“Angels Unaware,” a sculpture by Timothy Schmalz depicting migrants, St. Peter’s Square, the Vatican (Urs Hauenstein/Alamy Stock Photo)

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The release of a new document from the Dicastery for the Doctrine of the Faith (DDF) always generates news, without much regard for how newsworthy the document actually turns out to be. In this case, the excitement was understandable but the document itself turned out to be underwhelming. Dignitas Infinita purports to be a wide-ranging outline of the concept of human dignity. The infinite dignity to which its title refers is the ontological dignity of humanity: as bearers of the imago Dei whose very being bespeaks the divine love that sustains us from moment to moment, each of us is infinitely and uniquely valuable. This is sound Catholic theology and good anthropology. Much has been made, however, of the DDF’s treatment of what it calls “gender theory” and what most readers understand to be the situation of transgender people. I make this distinction because I think that Dignitas Infinita, while often clear-sighted and practical in the best traditions of Catholic theology, fails to apprehend even the basic situation of transgender people and therefore provides no useful intellectual or moral guidance either for transgender Catholics or for their families, friends, and colleagues. This contrast between the document’s sound reasoning on many issues and its nonsensical pronouncements in this other important area is, to me, both the most interesting and the most disappointing aspect of the declaration.

The initial sections of Dignitas Infinita outline the other senses of the word “dignity” that are, for Catholics, dependent on this ontological dignity. The primacy of ontological dignity is followed by three subsidiary types: moral dignity, social dignity, and existential dignity. Moral dignity is what we possess when we act as human beings ought to act; social dignity is the dignity we are afforded by others; existential dignity is our relationship with and perception of our own lives. Each of these is susceptible of diminishment, and such diminishment becomes apparent by contrast with the basic and infinite ontological dignity that inheres in us at all times and in all circumstances. These dignities are distinct from one another—a person might enjoy great social esteem and personal happiness while being an unrepentant war criminal reviled by persons of sound judgment—but they can also be deeply intertwined, especially the latter two: being a member of a small, vulnerable, and widely despised minority can contribute to people’s sense that their own lives do not measure up to what a fully realized human life ought to be.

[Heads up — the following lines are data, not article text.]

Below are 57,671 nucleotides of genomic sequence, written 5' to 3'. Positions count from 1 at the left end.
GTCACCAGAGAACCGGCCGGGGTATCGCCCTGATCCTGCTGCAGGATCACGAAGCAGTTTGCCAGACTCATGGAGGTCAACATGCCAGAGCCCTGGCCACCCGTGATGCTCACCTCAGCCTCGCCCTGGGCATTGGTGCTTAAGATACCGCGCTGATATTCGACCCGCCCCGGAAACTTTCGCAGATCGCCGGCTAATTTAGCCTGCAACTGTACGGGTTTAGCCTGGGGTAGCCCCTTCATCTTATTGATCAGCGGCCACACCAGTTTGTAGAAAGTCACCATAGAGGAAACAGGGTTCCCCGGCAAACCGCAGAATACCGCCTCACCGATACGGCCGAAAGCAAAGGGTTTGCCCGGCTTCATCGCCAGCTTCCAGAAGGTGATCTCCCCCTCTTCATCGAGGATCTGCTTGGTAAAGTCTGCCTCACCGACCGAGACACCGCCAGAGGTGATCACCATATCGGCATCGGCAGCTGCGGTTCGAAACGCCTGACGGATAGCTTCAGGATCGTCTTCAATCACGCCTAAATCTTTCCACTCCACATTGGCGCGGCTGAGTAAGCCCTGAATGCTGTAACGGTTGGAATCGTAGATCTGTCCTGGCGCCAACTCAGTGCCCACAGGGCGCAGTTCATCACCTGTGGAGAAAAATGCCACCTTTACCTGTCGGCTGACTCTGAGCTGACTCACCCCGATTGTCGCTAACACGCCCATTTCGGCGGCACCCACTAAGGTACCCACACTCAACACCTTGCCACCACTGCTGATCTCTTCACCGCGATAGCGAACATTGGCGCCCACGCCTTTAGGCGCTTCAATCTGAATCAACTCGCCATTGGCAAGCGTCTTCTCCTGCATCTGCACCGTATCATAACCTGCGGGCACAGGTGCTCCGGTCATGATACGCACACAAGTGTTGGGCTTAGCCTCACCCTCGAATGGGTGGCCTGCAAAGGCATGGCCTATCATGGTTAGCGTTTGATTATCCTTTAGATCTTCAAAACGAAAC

The document goes on to discuss the relationship between ontological dignity and human freedom. Our freedom is one of the constituent elements of this dignity, partaking as it does of the freedom of God. But our freedom is also necessarily subordinate to, and limited by, the recognition of that same dignity in other people. These do not, however, take place on the same “level” of dignity: our dignity is constituted in part by freedom on the ontological level, but our freedom is limited by the dignity of others on the moral level. When we fail to recognize the basic dignity of other people, we damage our own moral dignity because we are not behaving in a way appropriate to a human being. The final portions of the document address the various ways in which we can violate the dignity of others or ourselves by failing in some way to recognize each person’s infinite worth, thereby doing violence to our own moral dignity.

All of this is solid theology rooted in and supported with ample biblical, patristic, and contemporary theological evidence. And as the discussion continues, the DDF’s treatments of poverty, war, and the plight of migrants are excellent examples of rigorous theological summary. On poverty, the document quotes all three of the most recent popes, whose basic thought is a perennial teaching of the Church: that the goods of the earth are originally and primarily intended for all, and that serious inequality that denies basic goods to many while delivering enormous wealth to a few is a grave injustice that contradicts the fundamental equality of dignity between rich and poor. This has been a perennial concern of the Church, running from the Law of Moses through the sayings of Jesus, the early apostolic community, and both the Greek and Latin Fathers, and the document reflects this well-developed historic consensus on a topic whose contours remain largely the same as they were in the days of the early Church.

The section on “sex change” is similarly muddled, relying not on the history of Catholic thinking about sex, gender, and the human body but on a tortured application of Thomistic anthropology.

The section on war, which immediately follows, exemplifies the historic teaching of the Church applied to a perennial concern that has changed dramatically in recent centuries. The Church has historically taught that there are necessary criteria for war to be just, but because of the scale of contemporary weaponry and the extent and density of human habitation, the document quotes Pope Francis’s contention that “it is very difficult nowadays to invoke the rational criteria elaborated in earlier centuries to speak of the possibility of ‘just war.’ Never again war!” Again quoting Francis, the DDF reminds us that “war is always a ‘defeat of humanity,’” rearticulating the Church’s ancient teaching on the evil of war and the evils that accompany even just war. (These are illustrated by medieval penances for returning soldiers such as those prescribed by the Norman bishops after the Battle of Hastings.) In modern times, the evils of war have grown so great that justice in an aggressive war is no longer recognized as a serious possibility, and so the Church condemns incitement of war unequivocally: one may fight only to end a war already begun. This is a notable development from, for example, the criteria elaborated by Thomas Aquinas, but it also clearly springs from the Church’s ancient recognition of war as a great evil, applying that teaching to war as it is fought today.